Under Rule 59 of the Federal Rules of Civil Procedure, a district court may grant a new jury trial to all or any of the parties on all or part of the issues "for any of the reasons for which new trials have heretofore been granted in actions at law in the courts of the United States." Fed.R.Civ.P. 59(a). The Court of Appeals reviews a district court's decision to deny a motion for a new trial for abuse of discretion. Davis by Davis v. Jellico Community Hospital, Inc., 912 F.2d 129, 133 (6th Cir.1990). The Sixth Circuit has defined "abuse of discretion" as "a definite and firm conviction that the trial court committed a clear error of judgment." Id. at 133 (quoting Logan v. Dayton Hudson Corp., 865 F.2d 789, 790 (6th Cir.1989)).



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Plaintiffs argue on appeal that the district court abused its discretion by refusing to grant a new trial. First, plaintiffs argue that the jury's verdict is so inadequate that it must be based on passion, prejudice, capriciousness, and a misconception and/or disregard of the law. Second, the district court erred by failing to instruct the jury on the doctrines of last clear chance and sudden emergency. Third, the district court erred by permitting defendant's accident reconstruction expert to render opinions without a scientific basis. Fourth, the district court erred by permitting defense counsel to cross examine plaintiffs' safety expert on issues of accident reconstruction.

A. Jury Verdict


Plaintiffs argue that the jury's verdict of $10,000 in damages was not adequate because this amount would not even cover Timothy Rogers' medical bills of over $50,000. Plaintiffs contend that the jury was unable to determine the issue of liability, and they resolved this problem by compromising the verdict and finding inadequate damages. Plaintiffs request that this court find that the district court abused its discretion by not granting plaintiffs a new trial in light of the $10,000 verdict.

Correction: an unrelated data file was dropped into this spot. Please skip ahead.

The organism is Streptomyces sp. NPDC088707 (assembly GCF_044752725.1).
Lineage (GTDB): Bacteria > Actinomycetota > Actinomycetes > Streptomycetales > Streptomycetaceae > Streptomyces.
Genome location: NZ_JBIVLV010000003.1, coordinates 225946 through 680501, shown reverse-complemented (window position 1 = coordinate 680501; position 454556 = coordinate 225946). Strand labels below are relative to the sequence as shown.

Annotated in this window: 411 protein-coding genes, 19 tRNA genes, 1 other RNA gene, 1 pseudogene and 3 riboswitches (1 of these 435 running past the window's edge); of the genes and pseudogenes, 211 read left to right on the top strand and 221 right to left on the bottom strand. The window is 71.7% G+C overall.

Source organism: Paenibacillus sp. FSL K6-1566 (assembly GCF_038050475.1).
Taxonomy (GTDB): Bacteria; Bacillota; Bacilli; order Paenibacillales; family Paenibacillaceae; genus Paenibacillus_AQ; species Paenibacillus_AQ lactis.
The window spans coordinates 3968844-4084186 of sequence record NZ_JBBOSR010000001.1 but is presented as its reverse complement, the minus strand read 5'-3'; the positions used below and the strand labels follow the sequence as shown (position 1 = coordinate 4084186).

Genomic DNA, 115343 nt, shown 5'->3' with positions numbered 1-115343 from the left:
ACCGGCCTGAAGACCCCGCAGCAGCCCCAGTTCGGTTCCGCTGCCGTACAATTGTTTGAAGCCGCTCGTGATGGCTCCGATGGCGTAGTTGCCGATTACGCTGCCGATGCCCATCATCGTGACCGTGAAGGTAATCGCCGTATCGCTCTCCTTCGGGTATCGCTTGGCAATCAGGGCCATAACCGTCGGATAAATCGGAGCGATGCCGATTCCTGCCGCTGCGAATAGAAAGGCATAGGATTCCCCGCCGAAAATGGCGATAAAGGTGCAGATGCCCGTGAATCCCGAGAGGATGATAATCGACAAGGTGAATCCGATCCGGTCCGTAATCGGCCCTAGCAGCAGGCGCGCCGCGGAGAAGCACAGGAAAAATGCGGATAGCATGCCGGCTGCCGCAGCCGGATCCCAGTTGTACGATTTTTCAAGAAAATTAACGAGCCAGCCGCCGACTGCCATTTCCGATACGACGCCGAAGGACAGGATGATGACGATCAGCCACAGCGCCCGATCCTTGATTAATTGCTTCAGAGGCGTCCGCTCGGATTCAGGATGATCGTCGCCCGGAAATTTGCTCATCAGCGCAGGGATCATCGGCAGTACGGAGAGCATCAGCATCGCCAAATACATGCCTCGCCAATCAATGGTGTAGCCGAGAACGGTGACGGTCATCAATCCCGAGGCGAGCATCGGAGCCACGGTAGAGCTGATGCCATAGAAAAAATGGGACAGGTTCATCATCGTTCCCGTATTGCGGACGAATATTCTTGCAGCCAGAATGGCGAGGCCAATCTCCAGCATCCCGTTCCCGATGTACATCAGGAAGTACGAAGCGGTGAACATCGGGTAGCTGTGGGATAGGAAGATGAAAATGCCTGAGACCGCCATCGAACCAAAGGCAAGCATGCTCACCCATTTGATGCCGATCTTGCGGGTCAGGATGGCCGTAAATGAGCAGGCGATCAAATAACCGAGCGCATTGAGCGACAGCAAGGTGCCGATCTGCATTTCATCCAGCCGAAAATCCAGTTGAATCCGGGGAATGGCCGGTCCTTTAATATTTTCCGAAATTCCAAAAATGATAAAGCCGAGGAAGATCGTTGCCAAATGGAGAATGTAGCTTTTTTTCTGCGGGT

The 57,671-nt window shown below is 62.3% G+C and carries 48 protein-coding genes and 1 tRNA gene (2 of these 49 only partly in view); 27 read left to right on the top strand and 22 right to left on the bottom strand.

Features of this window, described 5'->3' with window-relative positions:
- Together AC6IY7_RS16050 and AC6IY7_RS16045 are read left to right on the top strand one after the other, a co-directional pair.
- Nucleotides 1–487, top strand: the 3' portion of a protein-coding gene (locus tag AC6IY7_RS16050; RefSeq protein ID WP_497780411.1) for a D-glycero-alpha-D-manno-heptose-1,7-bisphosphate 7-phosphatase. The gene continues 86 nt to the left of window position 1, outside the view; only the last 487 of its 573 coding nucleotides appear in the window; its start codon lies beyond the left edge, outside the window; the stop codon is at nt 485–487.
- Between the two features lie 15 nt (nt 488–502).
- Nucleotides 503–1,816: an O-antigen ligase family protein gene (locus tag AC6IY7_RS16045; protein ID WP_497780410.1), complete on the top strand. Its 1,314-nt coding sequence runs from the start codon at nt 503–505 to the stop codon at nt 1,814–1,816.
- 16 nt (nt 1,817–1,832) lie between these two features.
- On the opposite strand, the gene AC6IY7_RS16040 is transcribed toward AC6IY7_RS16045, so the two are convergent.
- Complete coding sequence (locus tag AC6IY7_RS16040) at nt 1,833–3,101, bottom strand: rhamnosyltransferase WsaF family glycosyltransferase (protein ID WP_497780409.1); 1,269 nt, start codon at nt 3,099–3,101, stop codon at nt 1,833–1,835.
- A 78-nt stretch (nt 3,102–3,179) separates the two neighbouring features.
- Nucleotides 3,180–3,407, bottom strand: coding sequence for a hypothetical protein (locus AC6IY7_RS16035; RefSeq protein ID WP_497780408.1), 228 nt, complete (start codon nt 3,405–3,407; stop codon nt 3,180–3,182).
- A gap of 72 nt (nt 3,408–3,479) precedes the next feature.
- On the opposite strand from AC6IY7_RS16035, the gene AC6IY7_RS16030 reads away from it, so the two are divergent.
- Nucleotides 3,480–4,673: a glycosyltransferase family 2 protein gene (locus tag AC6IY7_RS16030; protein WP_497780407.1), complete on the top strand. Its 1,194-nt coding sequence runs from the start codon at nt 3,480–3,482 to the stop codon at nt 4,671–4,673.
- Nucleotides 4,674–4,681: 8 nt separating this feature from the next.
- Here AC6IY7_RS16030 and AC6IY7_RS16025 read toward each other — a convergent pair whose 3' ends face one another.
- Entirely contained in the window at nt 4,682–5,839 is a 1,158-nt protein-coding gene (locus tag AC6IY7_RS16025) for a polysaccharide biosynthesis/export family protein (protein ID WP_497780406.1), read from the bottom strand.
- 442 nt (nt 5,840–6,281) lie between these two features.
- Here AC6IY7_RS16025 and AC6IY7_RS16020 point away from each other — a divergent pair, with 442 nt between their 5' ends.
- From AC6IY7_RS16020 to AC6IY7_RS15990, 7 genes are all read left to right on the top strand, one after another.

The district court held that the verdict was supportable by the evidence because the jurors may have inferred that Timothy Rogers' employer had paid Rogers' medical bills. During the trial, plaintiffs' counsel had asked the employer if he had received Rogers' bills from Campbell Clinic and Russell Orthopedic, and the employer replied that he had received those bills. Defendants' counsel then inquired why the employer was receiving the bills, and the employer replied that "[t]hey had to be paid." Plaintiffs' counsel failed to object to the testimony when it was offered, failed to request a curative instruction, and failed to request a jury instruction on collateral benefits. The district court relied on Bryant v. Mathis, 278 F.2d 19 (D.C.Cir.1960), in which the appeals court upheld the district court's denial of a new trial under similar circumstances:


Although the jury's verdict in this case creates some 'wonderment' we cannot say that it was so arbitrary that it must be reversed as a matter of law. Conceivably, the jury believed that appellant had been paid during her absence from work, and thus did not allow recovery for lost earnings. Although she was entitled to an instruction that lost wages are recoverable notwithstanding compensation from a collateral source, she requested no such instruction and none was given. On this date of the record, we cannot say that the trial court abused its discretion in denying appellant's motion for a new trial.


Id. at 20. Similarly, in this instance, plaintiff was entitled to a collateral source instruction, but did not ask for one. Under the circumstances, we find that the district court did not abuse its discretion in holding that the jury could have inferred that Rogers' employer had paid his medical bills.


Plaintiffs cite three cases to the court where the plaintiffs were granted new trials because of inadequate jury verdicts. Phav v. Trueblood, Inc., 915 F.2d 764 (1st Cir.1990); Lester v. Dunn, 475 F.2d 983 (D.C.Cir.1973); Reisberg v. Walters, 111 F.2d 595 (6th Cir.1940). Those cases are not controlling because there was no evidence that would have enabled those juries to infer that a third party had paid the medical bills for the plaintiffs. In contrast, in this case, the jury did hear evidence from which they could reasonably infer that Rogers' employer had paid Rogers' medical bills, and therefore, those bills were not part of Rogers' damages. The court notes that defendants' attempt to distinguish the three cases by arguing that the jury may not have believed the uncontroverted medical bills of the treating physicians is not persuasive.